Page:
Liberian President & Nobel Peace Laureate Ellen Johnson Sirleaf Defends Criminalization of Homosexuality
Liberian president and Nobel Peace laureate Ellen Johnson Sirleaf defended a law criminalizing homosexuality, echoing a sentiment felt throughout a continent that lags far behind most of the West when it comes to human rights for gays and lesbians.
Sirleaf’s comments came during a joint Guardian interview with former British Prime Minister Tony Blair, who was in Liberia working on his Africa Governance Initiative (AGI), which seeks to strengthen African governments. As Sirleaf expressed her shockingly homophobic (yet shockingly common in Africa) views to the paper, Blair sat uncomfortably and silently by her side.
“We like ourselves just the way we are,” the Liberian president said, defending her country’s law which criminalizes “voluntary sodomy” as a misdemeanor punishable by up to a year behind bars. “We’ve got certain traditional values in our society that we would like to preserve,” she added.
Blair was asked if good governance and human rights went hand-in-hand, to which he replied, “I’m not giving you an answer on it.”
That’s not to say that Blair agrees with Sirleaf. Quite the opposite is true; according to The Guardian, Blair’s tenure as prime minister saw the implementation of civil partnerships, an end to the military’s gay ban and a lowering of the age of consent for homosexuals to 16.
Blair also “strongly supports” gay marriage.
But while in Africa, Blair will avoid the sensitive subject of gay rights, something that is anathema to the vast majority of Africans.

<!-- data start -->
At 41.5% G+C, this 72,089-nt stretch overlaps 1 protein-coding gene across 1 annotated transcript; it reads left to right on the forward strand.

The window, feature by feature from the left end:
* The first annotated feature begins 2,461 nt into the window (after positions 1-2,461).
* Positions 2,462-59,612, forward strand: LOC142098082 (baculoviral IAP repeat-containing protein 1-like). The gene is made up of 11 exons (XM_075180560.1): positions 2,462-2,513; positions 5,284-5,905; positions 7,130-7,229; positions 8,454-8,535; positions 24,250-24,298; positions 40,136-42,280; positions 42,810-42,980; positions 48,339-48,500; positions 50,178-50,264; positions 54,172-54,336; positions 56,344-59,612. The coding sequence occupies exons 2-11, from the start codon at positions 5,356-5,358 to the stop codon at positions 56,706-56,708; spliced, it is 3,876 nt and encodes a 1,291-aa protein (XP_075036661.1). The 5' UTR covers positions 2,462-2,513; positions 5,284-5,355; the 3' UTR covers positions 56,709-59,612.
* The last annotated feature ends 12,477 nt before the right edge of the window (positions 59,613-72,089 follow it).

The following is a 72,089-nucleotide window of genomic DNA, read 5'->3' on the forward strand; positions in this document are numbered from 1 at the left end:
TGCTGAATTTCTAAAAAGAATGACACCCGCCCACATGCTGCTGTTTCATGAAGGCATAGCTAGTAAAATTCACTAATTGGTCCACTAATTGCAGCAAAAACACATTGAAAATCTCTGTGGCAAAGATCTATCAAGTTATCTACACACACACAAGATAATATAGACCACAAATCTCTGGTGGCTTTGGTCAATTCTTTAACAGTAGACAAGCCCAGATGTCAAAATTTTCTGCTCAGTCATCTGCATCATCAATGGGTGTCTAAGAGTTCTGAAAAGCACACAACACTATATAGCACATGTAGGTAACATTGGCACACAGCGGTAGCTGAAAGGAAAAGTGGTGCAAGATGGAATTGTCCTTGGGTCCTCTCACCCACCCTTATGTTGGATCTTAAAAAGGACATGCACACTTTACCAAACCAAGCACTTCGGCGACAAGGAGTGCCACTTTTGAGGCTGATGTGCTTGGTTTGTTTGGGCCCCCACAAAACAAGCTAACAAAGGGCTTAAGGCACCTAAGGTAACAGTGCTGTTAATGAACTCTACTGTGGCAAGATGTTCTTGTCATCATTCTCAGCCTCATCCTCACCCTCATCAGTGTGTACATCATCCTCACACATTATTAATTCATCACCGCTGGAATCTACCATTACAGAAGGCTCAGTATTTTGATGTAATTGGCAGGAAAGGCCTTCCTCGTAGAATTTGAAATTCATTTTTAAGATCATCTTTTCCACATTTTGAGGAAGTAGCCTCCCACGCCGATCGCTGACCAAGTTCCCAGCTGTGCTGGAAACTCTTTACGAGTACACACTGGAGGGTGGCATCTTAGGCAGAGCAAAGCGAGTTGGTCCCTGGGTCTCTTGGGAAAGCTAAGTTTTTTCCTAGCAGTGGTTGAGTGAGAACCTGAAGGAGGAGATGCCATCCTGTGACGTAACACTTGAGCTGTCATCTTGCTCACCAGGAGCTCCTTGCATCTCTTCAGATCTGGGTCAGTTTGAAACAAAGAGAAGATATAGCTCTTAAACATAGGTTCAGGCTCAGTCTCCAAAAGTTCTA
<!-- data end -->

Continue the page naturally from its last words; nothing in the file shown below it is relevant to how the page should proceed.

As if criminalizing gays isn’t punishment enough, there are measures afoot in Liberia that would increase penalties for anyone engaging in homosexual acts. One bill would make gay sex and even seduction a felony punishable by as many as five years in prison. Another bill, authored by Jewel Howard Taylor, the ex-wife of Liberia’s former president-turned- war criminal Charles Taylor, would make gay marriage punishable by up to 10 years imprisonment.
“[Homosexuality] is a criminal offense,” Taylor told The Guardian. “It is un-African. It is a problem in our society. We consider deviant sexual behavior criminal behavior.”
Liberia is not alone. Homosexuality is reviled throughout Africa, and penalties for being born gay can be extremely severe. Homosexuality is illegal in 37 of Africa’s 56 countries. In Nigeria, it is punishable by up to 14 years in prison. In Uganda, lawmakers drafted legislation that would have prescribed the death penalty for homosexuals.
In Liberia, at least six attacks against gays have been reported in the capital Monrovia in the last month.
Ellen Johnson Sirleaf, who was elected Africa’s first female president in 2006, won the 2011 Nobel Peace prize for her work campaigning for women’s rights. But supporting gay rights, which would be political suicide in homophobic Africa, is not on her agenda.
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